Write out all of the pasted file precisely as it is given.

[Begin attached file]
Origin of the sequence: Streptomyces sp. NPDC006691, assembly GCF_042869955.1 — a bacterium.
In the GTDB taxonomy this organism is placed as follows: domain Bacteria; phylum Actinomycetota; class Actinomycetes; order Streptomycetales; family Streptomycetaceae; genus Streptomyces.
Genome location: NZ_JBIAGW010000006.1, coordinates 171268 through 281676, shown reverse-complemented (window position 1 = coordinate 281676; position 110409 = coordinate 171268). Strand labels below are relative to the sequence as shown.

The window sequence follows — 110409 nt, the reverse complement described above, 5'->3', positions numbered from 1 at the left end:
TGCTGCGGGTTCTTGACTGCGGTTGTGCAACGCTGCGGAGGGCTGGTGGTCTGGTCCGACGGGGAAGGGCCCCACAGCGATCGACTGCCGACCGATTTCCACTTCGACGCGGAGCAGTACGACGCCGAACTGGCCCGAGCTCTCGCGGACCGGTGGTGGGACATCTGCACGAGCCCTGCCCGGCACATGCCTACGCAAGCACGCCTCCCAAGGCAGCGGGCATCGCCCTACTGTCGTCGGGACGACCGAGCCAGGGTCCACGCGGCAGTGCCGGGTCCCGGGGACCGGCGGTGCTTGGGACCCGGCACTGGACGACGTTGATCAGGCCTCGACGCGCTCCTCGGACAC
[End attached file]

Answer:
Origin of the sequence: Streptomyces sp. NPDC006691, assembly GCF_042869955.1 — a bacterium.
In the GTDB taxonomy this organism is placed as follows: domain Bacteria; phylum Actinomycetota; class Actinomycetes; order Streptomycetales; family Streptomycetaceae; genus Streptomyces.
Genome location: NZ_JBIAGW010000006.1, coordinates 171268 through 281676, shown reverse-complemented (window position 1 = coordinate 281676; position 110409 = coordinate 171268). Strand labels below are relative to the sequence as shown.

The window sequence follows — 110409 nt, the reverse complement described above, 5'->3', positions numbered from 1 at the left end:
TGCTGCGGGTTCTTGACTGCGGTTGTGCAACGCTGCGGAGGGCTGGTGGTCTGGTCCGACGGGGAAGGGCCCCACAGCGATCGACTGCCGACCGATTTCCACTTCGACGCGGAGCAGTACGACGCCGAACTGGCCCGAGCTCTCGCGGACCGGTGGTGGGACATCTGCACGAGCCCTGCCCGGCACATGCCTACGCAAGCACGCCTCCCAAGGCAGCGGGCATCGCCCTACTGTCGTCGGGACGACCGAGCCAGGGTCCACGCGGCAGTGCCGGGTCCCGGGGACCGGCGGTGCTTGGGACCCGGCACTGGACGACGTTGATCAGGCCTCGACGCGCTCCTCGGACAC